• I really enjoy how you are using the paper log as I think it really helps in using math in real life like money. I teach resource room so my students in each group vary and I have them 30-60 minutes at a time but not really more than 90 per day. Since I have such a short time with them and they don’t all come to all subject areas I am trying to decide how this might work woth my limited time. Hmmmm, love it though! If I ever teach self-contained or gen ed I will probably use the idea if I can’t find a way to modify it to work for my current class! I also love the start from acratch each day thing. I might try to get an iPad since I teach small groups all the time so I am never at my computer and my phone is too small to display all the kids at once so I lose valuable teaching time and the pace of the lesson.

    Got me thinking again! Thanks!

  • I love this! Just wondering, what grade do you teach? I will be teaching second grade this year. I’ve used Class Dojo before, but have struggled with attaching points to prizes because of tracking.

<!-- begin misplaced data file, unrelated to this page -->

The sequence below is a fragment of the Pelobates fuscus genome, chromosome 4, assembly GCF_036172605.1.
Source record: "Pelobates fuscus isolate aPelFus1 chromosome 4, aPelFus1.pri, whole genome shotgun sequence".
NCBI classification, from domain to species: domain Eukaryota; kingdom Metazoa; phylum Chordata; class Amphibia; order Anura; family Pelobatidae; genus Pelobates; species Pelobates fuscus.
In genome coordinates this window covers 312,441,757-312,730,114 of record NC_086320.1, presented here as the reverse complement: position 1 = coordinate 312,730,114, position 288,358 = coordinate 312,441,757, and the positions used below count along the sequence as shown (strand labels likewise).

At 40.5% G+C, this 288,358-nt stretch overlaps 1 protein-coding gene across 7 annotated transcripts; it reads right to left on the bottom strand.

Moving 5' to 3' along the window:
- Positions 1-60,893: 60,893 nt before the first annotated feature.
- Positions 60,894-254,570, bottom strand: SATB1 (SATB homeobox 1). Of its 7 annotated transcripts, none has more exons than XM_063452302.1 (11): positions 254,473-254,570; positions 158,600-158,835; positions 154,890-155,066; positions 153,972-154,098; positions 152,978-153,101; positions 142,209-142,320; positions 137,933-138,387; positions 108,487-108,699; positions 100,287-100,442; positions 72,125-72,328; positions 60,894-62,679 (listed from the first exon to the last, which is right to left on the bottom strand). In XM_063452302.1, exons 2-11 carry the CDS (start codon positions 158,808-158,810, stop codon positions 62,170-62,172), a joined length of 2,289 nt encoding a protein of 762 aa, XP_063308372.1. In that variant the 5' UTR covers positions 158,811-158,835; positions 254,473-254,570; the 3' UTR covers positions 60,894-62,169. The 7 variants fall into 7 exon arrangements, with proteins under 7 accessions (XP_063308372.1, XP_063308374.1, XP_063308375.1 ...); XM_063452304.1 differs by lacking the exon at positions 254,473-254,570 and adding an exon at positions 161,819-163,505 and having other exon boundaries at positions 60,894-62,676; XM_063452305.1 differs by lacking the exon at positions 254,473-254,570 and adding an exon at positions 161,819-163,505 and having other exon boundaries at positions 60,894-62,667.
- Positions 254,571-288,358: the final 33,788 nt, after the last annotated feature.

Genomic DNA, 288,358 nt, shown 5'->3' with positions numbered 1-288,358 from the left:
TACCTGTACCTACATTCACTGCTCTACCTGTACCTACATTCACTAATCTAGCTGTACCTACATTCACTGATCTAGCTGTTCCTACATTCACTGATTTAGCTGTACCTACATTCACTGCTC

• This post was written when I was teaching third grade. The kids did fine tracking their own points at that age. However, in first and second I’ve not done the economy system because of tracking and students’ inability to wait as long for rewards due to age.

  • I know this post is severeal years old, but do you have any examples of sample letters you would send to parents explaining this system? If so, would you be willing to share?

    • At this point, most of the families have already been familiar with the system. I do send a letter but it just basically explains that I focus on positive reinforcement, students get rewards for points, and we can use it to communicate. I include it as part of my beginning of the year letter- not stand alone- so I don’t have it as a sample, sorry!

    • There are a lot of free class dojo resources on tpt! I found an editable letter for the parents that I sent home at the beginning of the year.